Impaired glucose tolerance has also been reported in first degree relatives of S-DN patients, suggesting a possible genetic association between diabetes and schizophrenia. Spelman et al.,[17] reported impaired glucose tolerance in 18.2% of first degree relatives compared to 10.5% in controls, while Mukherjee et al.,[20] reported type II diabetes mellitus in 19% of first degree relatives of schizophrenia. Insulin-like growth factor (IGF-1) has been proposed as a possible mediator for this mechanism and S-DN patients have been found to have lower IGF-1 levels in some studies.[18] IGF-1 is essential for optimal insulin sensitivity, and its deficiency can lead to insulin resistance.[21] In contrast, Zhang et al.,[22] failed to find any difference in fasting plasma glucose, leptin, or insulin levels between S-DN patients and healthy controls. In another study, Arranz et al.,[23] compared plasma glucose, insulin, C-peptide and leptin concentrations of S-DN patients with currently noncompliant schizophrenia patients and healthy controls. S-DN subjects showed no significant changes in any parameters, whereas patients previously exposed to antipsychotics had significantly increased insulin, C-peptide, leptin concentrations, and insulin resistance, although they were currently not on antipsychotic medications. Thus, while S-DN patients may not have preexisting impairment of glucose metabolism, use of antipsychotics may have lasting effects even long after discontinuation.

Lipid abnormalities

Patients with schizophrenia frequently exhibit unhealthy lifestyle, have diet lower in fiber and higher in fat, and do lesser daily exercise, compared to the general population,[15,24] thus expected to have abnormal lipid profile. However, the association between dyslipidemia and S-DN has not been well-established. Two studies[16,19] reported lower mean fasting total cholesterol and low-density lipoprotein (LDL) levels in S-DN patients, whereas several studies have failed to show any association.[17,25,26] Spelman et al., in 2007 comparing 38 S-DN patients with 44 matched healthy controls found no differences in total cholesterol, LDL, HDL, or triglycerides.[17] Sengupta et al.,[25] in a study on first episode psychosis (FEP) patients also did not find any lipid derangements except a slight trend of lower HDL levels. Further, a study on chronic patients of schizophrenia in community, who were never treated, also failed to find any significant lipid disturbances in patients compared to healthy controls.[26]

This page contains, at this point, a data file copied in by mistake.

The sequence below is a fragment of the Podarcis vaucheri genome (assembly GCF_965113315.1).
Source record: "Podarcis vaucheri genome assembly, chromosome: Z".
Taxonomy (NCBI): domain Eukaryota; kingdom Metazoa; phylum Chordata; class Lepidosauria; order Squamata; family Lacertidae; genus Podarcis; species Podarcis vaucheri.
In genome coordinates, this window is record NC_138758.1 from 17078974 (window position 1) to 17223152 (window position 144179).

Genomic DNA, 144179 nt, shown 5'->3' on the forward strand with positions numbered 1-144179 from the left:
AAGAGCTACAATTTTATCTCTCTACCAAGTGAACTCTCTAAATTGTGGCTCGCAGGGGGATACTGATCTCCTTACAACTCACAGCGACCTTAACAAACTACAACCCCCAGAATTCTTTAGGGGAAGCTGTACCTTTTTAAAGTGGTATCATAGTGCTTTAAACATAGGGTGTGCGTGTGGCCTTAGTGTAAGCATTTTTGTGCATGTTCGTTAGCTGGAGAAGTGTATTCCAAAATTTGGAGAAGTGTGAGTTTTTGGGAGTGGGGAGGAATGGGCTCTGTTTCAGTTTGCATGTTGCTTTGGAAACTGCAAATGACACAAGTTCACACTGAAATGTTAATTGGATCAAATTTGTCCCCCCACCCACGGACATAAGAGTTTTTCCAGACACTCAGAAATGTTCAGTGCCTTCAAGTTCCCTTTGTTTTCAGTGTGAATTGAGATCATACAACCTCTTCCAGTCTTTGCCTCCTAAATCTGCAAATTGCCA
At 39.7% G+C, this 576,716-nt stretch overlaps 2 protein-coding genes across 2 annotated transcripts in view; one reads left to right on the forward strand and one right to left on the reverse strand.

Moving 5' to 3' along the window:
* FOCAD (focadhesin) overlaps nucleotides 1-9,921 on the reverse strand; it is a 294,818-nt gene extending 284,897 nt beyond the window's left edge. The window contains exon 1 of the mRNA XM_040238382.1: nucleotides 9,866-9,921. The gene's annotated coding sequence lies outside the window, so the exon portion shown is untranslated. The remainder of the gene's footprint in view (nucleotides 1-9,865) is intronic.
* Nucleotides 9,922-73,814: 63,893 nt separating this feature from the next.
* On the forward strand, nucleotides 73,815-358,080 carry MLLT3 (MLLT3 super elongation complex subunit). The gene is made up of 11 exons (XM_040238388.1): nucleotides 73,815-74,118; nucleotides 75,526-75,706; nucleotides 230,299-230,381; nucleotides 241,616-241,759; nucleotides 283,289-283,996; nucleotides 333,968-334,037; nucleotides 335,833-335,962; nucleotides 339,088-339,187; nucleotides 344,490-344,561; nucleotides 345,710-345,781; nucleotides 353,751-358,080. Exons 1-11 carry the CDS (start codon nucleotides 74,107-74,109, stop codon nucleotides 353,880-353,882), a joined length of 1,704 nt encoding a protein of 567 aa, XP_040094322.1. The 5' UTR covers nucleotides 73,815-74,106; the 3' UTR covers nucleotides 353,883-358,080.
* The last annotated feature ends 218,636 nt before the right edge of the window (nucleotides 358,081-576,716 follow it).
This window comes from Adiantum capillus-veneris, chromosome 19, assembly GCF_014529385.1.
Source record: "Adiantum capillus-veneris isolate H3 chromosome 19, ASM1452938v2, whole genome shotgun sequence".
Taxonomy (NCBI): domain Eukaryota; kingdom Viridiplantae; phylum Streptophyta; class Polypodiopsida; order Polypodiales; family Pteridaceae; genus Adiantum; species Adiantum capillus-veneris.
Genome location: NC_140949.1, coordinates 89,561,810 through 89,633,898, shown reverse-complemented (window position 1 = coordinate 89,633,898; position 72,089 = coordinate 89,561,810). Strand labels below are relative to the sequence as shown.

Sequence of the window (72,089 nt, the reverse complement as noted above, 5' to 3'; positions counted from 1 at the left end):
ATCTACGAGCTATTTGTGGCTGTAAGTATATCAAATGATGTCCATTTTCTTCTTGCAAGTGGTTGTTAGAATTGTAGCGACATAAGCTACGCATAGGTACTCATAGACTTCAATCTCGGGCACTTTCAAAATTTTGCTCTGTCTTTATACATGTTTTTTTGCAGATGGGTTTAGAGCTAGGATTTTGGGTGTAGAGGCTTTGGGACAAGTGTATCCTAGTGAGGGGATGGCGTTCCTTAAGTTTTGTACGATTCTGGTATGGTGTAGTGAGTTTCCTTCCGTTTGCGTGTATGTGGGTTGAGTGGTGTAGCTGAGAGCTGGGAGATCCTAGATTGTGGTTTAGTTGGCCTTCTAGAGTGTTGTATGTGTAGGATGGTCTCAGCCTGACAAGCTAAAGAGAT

Studies assessing hypertension in S-DN patients provide inconclusive results.[26,27,28] Grover et al.,[27] investigating MetS in S-DN patients, found elevated blood pressure (>135/85 mm/Hg) in 26% of the cases. In another study, Fernandez-Egea et al.,[28] reported significantly higher pulse pressure but no significant difference in systolic or diastolic blood pressure while comparing S-DN patients with FEP and controls. The observed pulse pressure differences were independent of age, ethnicity, smoking, gender, and BMI, suggesting that antipsychotic-naïve patients with FEP may be inherently prone to hypertension.


Unlike multiple studies that report antipsychotic-induced obesity, studies on S-DN patients generally show minimal or no body weight disturbance. In a study comparing 26 S-DN patients with healthy controls, Ryan et al.,[16] did not find any significant difference in BMI, waist-to-hip ratio (WHR), or WC between the two groups, despite the fact the patient group had higher saturated fat content in their diet. Further, Spelman et al.[17] reported lower BMI in S-DN patients when compared to healthy controls with similar dietary patterns, including low fiber intake and lower exercise levels. Lower BMI in S-DN patients has also been reported by Padmavati et al.[26] in studies from India. In contrast, Sengupta et al.,[25] reported an increase in WHR in their sample of S-DN patients, while Thakore et al.,[29] found significantly elevated BMI and central obesity in DN and currently DF patients of schizophrenia.

Studies investigating fat deposition (subcutaneous and intraabdominal fat) in schizophrenia also provide conflicting results. While Zhang et al.,[22] reported no significant difference in intraabdominal or subcutaneous fat deposition between S-DN patients and controls, Ryan et al.,[30] reported a three-fold lesser intraabdominal fat in S-DN patients compared to controls, though no difference was found in subcutaneous or total body fat between the two groups. Differing ethnicity of the two study populations might explain the different findings.